Google Talk video chat users with Honeycomb tablets can soon start walking and talking, thanks to SRI International, a nonprofit research institute. On Thursday the Menlo Park, Calif., organization announced availability of its 2D video stabilization software for Google Talk video. The software not only minimizes any shaking on the incoming video but could also reduce the amount of effort needed from a device to encode the video, which can help battery life.
Here’s how SRI explains the stabilization solution that was chosen by Google for use in Google Talk on tablets:
Video chat applications capture video from the front-facing camera on smartphones and tablets. Once an image is acquired by a camera, it is compressed before it can be transmitted. In video compression algorithms, the bandwidth used to encode the video increases with the amount of motion in the scene.
By stabilizing the video, SRI’s software compensates for scene motion and allows the video compression algorithm to improve image quality by using fewer bits to encode the video. There is increased mobile device efficiency when an image is stabilized before compression, and there is less work for a device’s video compression engine to perform.
One one hand, I don’t believe that most people are walking and video chatting at the same time. And I’m not sure I even want to see people doing so; they’re likely to hurt themselves or someone else. But I’ve personally seen a need for image stabilization when video chatting with my son. He’s often on a mobile device and walking around the house when chatting with me from his mom’s home. It drives me crazy, to be honest, so if SRI is looking for beta testers in the future, I have a prime, youthful candidate.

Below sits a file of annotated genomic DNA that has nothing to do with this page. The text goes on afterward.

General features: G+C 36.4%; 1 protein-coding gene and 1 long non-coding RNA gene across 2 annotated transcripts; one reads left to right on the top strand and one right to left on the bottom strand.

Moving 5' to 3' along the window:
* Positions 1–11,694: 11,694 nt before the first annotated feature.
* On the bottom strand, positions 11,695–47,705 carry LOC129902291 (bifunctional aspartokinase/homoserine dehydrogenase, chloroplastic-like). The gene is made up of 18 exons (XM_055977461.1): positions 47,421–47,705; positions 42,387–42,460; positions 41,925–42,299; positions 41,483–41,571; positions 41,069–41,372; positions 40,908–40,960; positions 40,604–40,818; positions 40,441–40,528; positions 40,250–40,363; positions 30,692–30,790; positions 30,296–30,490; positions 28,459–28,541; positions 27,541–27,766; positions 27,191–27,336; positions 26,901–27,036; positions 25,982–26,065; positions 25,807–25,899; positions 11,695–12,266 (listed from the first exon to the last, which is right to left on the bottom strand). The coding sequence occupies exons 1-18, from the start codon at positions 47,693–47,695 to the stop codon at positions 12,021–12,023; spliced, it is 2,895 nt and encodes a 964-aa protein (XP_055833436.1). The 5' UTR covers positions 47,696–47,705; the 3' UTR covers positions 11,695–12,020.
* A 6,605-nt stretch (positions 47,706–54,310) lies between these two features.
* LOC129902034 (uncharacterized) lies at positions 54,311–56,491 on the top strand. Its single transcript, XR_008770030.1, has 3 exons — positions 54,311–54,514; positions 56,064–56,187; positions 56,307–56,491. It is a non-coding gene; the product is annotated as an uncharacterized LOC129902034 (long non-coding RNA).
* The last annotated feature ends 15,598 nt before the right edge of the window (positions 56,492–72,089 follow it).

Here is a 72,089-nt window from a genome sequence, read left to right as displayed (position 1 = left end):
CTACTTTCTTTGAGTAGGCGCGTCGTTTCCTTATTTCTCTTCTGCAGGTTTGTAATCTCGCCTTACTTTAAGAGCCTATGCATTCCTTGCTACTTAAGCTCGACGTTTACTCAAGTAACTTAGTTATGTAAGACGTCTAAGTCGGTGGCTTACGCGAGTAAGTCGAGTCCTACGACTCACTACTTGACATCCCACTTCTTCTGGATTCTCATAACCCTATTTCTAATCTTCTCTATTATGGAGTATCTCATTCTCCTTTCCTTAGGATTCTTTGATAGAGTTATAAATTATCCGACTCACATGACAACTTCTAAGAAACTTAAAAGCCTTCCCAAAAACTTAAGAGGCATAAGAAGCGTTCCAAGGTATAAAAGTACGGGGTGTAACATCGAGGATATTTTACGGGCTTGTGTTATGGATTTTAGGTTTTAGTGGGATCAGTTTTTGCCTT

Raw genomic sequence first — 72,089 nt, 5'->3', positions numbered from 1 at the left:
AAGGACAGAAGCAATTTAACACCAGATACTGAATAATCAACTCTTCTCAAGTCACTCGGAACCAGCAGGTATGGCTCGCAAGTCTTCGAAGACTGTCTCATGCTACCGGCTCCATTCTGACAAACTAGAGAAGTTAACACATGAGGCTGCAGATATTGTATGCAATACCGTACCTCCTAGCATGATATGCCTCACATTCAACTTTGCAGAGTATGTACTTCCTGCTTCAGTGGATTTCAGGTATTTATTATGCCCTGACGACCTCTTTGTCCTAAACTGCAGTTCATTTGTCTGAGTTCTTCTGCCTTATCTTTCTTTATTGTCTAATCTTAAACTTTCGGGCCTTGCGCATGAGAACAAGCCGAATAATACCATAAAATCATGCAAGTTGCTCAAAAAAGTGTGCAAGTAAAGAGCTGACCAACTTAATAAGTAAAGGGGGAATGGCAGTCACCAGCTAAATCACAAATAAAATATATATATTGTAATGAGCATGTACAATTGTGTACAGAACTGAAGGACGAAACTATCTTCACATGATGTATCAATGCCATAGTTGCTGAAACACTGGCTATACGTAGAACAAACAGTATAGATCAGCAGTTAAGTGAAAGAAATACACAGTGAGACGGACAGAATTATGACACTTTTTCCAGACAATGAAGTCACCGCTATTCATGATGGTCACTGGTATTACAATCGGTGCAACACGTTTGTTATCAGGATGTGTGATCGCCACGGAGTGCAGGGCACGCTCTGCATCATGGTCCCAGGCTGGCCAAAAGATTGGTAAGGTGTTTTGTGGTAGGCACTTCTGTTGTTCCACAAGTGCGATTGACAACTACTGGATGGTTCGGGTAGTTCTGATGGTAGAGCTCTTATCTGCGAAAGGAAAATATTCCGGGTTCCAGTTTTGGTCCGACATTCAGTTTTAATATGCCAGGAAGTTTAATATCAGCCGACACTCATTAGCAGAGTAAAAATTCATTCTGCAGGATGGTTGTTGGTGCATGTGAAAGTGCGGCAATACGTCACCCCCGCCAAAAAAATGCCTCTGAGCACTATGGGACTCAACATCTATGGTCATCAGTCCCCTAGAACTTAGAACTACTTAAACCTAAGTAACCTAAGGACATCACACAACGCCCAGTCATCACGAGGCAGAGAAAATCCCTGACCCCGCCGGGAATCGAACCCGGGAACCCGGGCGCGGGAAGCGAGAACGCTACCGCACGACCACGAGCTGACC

On the other hand, there’s little doubt that stationary computing is becoming a legacy activity for some. Consumers and enterprises alike are doing more while away from a desk, kitchen table or other “traditional” computing area. Tablets and smartphones are gaining or already have front-facing video cameras for chatting, while new software applications are popping up or adding video calls. So while the masses may not yet be walking and video talking, it looks like this communication will be used on the go more often. Gaining image stability for moving video chats won’t make it a safer activity, but it will make it more enjoyable.
The side benefits from SRI’s solution are nice for mobile devices, too. If a device doesn’t have to work as hard to compress a video due to image stabilization before compression, that can marginally reduce the power load and bring some battery efficiency. Only heavy video chatters are likely to see any improved battery life as compared to non-optimized video chatting, but every little bit of juice is precious when it comes to mobile devices. Even the most portable device is rendered useless with a dead battery.